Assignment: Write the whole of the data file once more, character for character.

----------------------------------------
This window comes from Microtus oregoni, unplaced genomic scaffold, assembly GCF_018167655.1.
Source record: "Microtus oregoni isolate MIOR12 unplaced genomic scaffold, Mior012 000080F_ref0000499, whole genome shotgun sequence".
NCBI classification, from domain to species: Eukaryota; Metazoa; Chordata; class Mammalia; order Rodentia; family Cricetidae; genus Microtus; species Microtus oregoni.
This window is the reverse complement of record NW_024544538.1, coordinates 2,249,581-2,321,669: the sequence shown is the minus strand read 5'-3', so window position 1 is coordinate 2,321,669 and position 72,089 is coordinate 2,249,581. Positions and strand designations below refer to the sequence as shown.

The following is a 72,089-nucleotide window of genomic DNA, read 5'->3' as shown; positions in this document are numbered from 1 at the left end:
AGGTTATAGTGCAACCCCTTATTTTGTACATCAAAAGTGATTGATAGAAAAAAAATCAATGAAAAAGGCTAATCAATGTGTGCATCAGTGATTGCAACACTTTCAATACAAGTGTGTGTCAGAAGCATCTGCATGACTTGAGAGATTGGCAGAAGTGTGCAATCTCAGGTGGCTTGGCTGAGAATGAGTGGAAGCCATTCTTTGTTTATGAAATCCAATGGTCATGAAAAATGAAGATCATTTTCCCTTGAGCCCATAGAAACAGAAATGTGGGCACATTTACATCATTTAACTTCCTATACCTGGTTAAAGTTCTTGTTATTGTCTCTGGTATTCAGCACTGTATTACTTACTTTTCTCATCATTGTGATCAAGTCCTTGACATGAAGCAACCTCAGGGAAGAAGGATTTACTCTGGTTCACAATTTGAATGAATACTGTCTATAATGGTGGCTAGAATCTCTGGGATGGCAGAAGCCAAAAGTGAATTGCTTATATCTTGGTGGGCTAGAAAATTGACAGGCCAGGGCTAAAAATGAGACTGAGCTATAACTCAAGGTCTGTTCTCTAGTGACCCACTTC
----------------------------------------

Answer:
This window comes from Microtus oregoni, unplaced genomic scaffold, assembly GCF_018167655.1.
Source record: "Microtus oregoni isolate MIOR12 unplaced genomic scaffold, Mior012 000080F_ref0000499, whole genome shotgun sequence".
NCBI classification, from domain to species: Eukaryota; Metazoa; Chordata; class Mammalia; order Rodentia; family Cricetidae; genus Microtus; species Microtus oregoni.
This window is the reverse complement of record NW_024544538.1, coordinates 2,249,581-2,321,669: the sequence shown is the minus strand read 5'-3', so window position 1 is coordinate 2,321,669 and position 72,089 is coordinate 2,249,581. Positions and strand designations below refer to the sequence as shown.

The following is a 72,089-nucleotide window of genomic DNA, read 5'->3' as shown; positions in this document are numbered from 1 at the left end:
AGGTTATAGTGCAACCCCTTATTTTGTACATCAAAAGTGATTGATAGAAAAAAAATCAATGAAAAAGGCTAATCAATGTGTGCATCAGTGATTGCAACACTTTCAATACAAGTGTGTGTCAGAAGCATCTGCATGACTTGAGAGATTGGCAGAAGTGTGCAATCTCAGGTGGCTTGGCTGAGAATGAGTGGAAGCCATTCTTTGTTTATGAAATCCAATGGTCATGAAAAATGAAGATCATTTTCCCTTGAGCCCATAGAAACAGAAATGTGGGCACATTTACATCATTTAACTTCCTATACCTGGTTAAAGTTCTTGTTATTGTCTCTGGTATTCAGCACTGTATTACTTACTTTTCTCATCATTGTGATCAAGTCCTTGACATGAAGCAACCTCAGGGAAGAAGGATTTACTCTGGTTCACAATTTGAATGAATACTGTCTATAATGGTGGCTAGAATCTCTGGGATGGCAGAAGCCAAAAGTGAATTGCTTATATCTTGGTGGGCTAGAAAATTGACAGGCCAGGGCTAAAAATGAGACTGAGCTATAACTCAAGGTCTGTTCTCTAGTGACCCACTTC